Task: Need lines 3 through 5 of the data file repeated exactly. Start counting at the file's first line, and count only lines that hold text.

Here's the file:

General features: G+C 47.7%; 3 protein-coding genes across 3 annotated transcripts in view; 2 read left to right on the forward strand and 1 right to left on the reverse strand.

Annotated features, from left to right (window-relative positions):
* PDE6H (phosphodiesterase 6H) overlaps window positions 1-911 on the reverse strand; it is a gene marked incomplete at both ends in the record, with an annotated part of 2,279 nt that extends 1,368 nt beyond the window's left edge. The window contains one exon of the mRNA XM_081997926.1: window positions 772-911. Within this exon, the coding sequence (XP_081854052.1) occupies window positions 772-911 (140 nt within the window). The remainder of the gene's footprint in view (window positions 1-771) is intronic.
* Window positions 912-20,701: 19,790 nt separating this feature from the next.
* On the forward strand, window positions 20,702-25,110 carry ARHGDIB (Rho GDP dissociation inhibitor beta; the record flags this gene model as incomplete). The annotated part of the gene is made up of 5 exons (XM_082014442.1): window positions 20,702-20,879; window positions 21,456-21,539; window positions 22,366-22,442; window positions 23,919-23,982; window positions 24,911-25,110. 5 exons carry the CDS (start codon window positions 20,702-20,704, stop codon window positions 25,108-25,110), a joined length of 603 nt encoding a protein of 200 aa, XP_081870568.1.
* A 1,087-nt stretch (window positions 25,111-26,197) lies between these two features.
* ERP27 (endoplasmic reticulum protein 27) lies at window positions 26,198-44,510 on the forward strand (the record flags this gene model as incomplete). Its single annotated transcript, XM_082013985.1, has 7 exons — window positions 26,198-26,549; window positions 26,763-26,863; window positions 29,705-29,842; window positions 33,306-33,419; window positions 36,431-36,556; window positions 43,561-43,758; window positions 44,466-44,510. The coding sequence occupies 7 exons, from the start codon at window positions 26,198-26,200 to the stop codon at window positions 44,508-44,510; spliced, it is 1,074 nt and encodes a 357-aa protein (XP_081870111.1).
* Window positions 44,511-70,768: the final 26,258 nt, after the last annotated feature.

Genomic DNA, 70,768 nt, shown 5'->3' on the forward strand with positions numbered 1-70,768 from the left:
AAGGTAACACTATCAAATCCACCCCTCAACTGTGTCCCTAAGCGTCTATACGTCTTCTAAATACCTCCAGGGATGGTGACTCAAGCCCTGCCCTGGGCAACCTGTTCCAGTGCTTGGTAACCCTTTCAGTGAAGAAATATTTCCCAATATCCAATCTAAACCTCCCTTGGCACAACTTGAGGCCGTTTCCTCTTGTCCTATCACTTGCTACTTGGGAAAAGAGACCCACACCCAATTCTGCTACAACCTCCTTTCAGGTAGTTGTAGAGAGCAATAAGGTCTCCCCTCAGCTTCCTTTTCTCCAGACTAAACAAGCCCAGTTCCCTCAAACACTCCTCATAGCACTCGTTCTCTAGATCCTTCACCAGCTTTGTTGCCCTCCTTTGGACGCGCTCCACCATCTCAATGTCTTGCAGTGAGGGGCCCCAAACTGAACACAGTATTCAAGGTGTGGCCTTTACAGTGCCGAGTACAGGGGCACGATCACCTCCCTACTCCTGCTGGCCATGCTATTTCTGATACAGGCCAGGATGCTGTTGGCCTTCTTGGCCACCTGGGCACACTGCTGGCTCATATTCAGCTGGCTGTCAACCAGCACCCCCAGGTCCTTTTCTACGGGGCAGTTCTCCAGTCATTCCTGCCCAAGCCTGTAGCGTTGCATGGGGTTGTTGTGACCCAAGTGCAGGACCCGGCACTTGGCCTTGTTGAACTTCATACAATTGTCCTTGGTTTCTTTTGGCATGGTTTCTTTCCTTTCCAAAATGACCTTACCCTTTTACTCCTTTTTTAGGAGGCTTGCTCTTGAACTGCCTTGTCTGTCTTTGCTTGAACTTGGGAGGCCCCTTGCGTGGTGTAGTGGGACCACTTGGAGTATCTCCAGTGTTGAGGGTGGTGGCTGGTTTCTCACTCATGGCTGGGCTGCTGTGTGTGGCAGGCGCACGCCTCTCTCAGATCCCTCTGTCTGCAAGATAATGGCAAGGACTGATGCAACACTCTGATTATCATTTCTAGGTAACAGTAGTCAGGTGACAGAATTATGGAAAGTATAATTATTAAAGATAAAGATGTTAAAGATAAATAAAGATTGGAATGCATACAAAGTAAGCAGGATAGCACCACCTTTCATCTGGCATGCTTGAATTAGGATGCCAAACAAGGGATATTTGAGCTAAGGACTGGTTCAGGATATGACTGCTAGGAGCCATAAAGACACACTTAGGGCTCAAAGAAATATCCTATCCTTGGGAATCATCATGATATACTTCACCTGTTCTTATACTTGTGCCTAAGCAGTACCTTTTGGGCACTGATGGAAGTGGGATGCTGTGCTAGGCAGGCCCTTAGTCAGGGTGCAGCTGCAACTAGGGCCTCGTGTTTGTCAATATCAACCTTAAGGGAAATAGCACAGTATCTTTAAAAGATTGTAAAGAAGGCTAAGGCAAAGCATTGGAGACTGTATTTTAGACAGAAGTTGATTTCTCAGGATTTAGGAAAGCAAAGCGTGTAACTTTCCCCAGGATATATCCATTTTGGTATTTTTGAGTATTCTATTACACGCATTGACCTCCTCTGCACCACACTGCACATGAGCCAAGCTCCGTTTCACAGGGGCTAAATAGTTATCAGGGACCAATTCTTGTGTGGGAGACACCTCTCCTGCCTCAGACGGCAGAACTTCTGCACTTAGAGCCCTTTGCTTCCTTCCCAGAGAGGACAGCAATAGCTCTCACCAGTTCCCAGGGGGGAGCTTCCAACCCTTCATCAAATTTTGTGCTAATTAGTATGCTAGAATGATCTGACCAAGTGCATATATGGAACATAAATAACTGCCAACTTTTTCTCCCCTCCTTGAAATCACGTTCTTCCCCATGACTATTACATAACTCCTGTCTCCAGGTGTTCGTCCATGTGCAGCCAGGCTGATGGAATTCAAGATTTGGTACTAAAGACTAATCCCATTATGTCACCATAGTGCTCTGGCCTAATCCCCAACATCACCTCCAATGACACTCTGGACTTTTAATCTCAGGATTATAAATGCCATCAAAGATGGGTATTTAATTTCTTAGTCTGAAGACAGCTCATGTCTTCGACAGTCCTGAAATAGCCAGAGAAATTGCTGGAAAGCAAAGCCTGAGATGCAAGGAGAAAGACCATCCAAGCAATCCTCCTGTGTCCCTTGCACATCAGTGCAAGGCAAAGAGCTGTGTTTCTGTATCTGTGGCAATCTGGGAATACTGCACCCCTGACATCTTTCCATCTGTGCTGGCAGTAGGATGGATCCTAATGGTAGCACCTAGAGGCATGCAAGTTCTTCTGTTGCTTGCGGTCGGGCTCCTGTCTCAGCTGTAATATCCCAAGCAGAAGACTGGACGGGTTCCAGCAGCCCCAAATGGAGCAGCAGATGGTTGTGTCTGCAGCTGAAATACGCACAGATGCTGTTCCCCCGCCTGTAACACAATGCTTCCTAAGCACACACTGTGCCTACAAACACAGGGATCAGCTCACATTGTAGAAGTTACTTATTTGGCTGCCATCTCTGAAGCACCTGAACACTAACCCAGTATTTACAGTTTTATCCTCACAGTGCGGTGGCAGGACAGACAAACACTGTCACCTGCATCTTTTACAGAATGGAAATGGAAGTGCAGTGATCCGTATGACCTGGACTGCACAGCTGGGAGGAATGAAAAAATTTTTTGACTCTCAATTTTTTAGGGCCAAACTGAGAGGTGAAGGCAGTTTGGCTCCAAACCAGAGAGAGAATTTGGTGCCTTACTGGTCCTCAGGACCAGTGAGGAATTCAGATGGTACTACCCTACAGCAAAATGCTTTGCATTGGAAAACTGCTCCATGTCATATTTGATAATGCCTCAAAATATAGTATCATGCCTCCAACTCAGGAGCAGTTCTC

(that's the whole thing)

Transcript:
* PDE6H (phosphodiesterase 6H) overlaps window positions 1-911 on the reverse strand; it is a gene marked incomplete at both ends in the record, with an annotated part of 2,279 nt that extends 1,368 nt beyond the window's left edge. The window contains one exon of the mRNA XM_081997926.1: window positions 772-911. Within this exon, the coding sequence (XP_081854052.1) occupies window positions 772-911 (140 nt within the window). The remainder of the gene's footprint in view (window positions 1-771) is intronic.
* Window positions 912-20,701: 19,790 nt separating this feature from the next.
* On the forward strand, window positions 20,702-25,110 carry ARHGDIB (Rho GDP dissociation inhibitor beta; the record flags this gene model as incomplete). The annotated part of the gene is made up of 5 exons (XM_082014442.1): window positions 20,702-20,879; window positions 21,456-21,539; window positions 22,366-22,442; window positions 23,919-23,982; window positions 24,911-25,110. 5 exons carry the CDS (start codon window positions 20,702-20,704, stop codon window positions 25,108-25,110), a joined length of 603 nt encoding a protein of 200 aa, XP_081870568.1.